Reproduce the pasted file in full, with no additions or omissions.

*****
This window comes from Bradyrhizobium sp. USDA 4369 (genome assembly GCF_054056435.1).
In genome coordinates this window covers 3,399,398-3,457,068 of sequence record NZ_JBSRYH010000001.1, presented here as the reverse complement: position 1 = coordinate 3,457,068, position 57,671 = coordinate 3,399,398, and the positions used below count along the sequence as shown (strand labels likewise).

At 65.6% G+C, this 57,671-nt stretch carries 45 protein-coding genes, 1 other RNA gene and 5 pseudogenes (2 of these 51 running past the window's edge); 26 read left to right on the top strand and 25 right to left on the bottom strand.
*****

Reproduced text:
This window comes from Bradyrhizobium sp. USDA 4369 (genome assembly GCF_054056435.1).
In genome coordinates this window covers 3,399,398-3,457,068 of sequence record NZ_JBSRYH010000001.1, presented here as the reverse complement: position 1 = coordinate 3,457,068, position 57,671 = coordinate 3,399,398, and the positions used below count along the sequence as shown (strand labels likewise).

At 65.6% G+C, this 57,671-nt stretch carries 45 protein-coding genes, 1 other RNA gene and 5 pseudogenes (2 of these 51 running past the window's edge); 26 read left to right on the top strand and 25 right to left on the bottom strand.